Possible MRSA infection in Tampa Bay and MRSA precautions

3:51 PM, Feb 18, 2010   |    comments
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Jason Higginson

LAKELAND, Florida - He went from a seemingly healthy dad to dead in just five days.

According to Jason Higginson's father, the active 30-year-old died suddenly after a sneak-attack from the antibiotic-resistant staph infection MRSA.

The Medical Examiner's report isn't complete yet, but doctors told the family that Jason may have had a small cut (possibly from running the family's air conditioning-repair company) infected.  The MRSA could then enter the bloodstream and attack his organs.

He first made a visit to the emergency room on Jan. 26 because of a sore shoulder.  There's no telling if it was MRSA-related or unrelated, but doctors treated the shoulder.  The infection wasn't discovered until Jan. 29.  He passed away on Feb. 1.

"Five days," Jason's father Tom said from his Lakeland home.  "I thought he maybe had a pulled muscle or something."

Jason leaves behind a 2-year-old daughter and lots of questions as to how he could have died so suddenly.

Hospitals can't comment on specific patients because of privacy issues, but a spokeswoman from Lakeland Regional said sometimes illnesses happen so quickly, there's very little anyone can do about them.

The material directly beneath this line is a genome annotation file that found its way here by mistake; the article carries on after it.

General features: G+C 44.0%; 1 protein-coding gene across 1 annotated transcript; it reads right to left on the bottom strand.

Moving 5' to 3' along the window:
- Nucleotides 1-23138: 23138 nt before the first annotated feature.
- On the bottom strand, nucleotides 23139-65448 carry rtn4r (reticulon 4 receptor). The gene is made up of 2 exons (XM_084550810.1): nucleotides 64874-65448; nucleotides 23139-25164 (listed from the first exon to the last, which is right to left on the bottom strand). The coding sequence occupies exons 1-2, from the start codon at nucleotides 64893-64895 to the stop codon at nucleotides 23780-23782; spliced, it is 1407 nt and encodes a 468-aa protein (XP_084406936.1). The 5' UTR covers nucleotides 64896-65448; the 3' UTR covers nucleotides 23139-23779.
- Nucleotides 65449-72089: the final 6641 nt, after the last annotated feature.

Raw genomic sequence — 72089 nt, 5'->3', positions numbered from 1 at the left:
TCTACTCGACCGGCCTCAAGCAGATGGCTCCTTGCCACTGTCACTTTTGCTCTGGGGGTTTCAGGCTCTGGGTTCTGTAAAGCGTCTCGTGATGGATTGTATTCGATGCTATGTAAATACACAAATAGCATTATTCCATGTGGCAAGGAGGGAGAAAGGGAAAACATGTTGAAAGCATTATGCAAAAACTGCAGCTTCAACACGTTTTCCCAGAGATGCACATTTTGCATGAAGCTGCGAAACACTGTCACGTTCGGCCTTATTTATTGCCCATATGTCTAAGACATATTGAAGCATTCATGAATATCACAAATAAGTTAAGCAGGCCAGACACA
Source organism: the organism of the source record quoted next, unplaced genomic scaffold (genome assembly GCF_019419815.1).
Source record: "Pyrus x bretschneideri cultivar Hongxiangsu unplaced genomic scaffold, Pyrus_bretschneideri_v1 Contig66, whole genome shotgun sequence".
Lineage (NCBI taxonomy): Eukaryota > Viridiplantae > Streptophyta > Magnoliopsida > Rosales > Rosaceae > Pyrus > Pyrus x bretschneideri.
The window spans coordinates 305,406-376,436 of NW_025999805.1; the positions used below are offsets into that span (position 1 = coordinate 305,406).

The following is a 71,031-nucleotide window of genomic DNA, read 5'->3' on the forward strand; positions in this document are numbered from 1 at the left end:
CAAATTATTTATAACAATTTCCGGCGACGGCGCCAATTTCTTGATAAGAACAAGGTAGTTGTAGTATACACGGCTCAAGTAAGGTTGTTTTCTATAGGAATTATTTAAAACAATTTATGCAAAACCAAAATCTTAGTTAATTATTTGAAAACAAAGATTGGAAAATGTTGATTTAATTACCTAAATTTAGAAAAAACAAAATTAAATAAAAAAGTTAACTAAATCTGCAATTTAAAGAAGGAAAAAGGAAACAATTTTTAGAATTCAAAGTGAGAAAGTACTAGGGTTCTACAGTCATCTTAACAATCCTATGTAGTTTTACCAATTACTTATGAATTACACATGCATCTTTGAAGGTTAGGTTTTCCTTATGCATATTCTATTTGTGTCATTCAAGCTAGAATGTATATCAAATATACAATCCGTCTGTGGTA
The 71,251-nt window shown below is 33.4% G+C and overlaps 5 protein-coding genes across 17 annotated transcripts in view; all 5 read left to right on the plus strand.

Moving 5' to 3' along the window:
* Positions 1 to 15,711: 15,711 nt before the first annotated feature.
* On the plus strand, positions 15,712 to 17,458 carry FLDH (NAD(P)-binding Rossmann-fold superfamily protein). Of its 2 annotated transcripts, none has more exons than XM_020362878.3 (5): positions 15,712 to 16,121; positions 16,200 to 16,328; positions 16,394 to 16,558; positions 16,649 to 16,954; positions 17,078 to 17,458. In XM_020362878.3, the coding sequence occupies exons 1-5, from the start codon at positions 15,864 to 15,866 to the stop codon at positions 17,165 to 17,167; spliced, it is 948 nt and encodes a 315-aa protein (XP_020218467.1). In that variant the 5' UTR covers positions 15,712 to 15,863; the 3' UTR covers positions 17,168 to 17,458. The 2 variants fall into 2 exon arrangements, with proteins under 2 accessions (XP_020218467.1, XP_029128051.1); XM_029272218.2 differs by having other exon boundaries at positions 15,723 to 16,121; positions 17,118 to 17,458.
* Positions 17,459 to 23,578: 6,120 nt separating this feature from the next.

Daniel Haight, the director of the Polk County Health Department, agreed.

"Usually, MRSA stays in the skin," he said, "but if it gets into the bloodstream, it can make a person very sick very quickly."

Haight added that MRSA is showing up more and more and nearly half of Americans now carry the infection, even though they never even know it.

The key to staying safe is preventing it from entering the bloodstream.  Haight suggests cleaning cuts on hands to avoid infection.

He also said that because MRSA is typically only spread in extremely close-quarters like at a gym, a hospital, or in an athletic venue, people don't need to worry much about getting MRSA at schools or offices.

"It's typically close contact like in sports or when skin is already blistered and coming in contact with someone else who has it," Haight added.

You can read more about MRSA on the Florida Department of Health's website.

Follow 10 Connects reporter Noah Pransky on Twitter at www.twitter.com/noahpransky, or on Facebook at www.facebook.com/noahpransky.

Noah Pransky, 10 Connects

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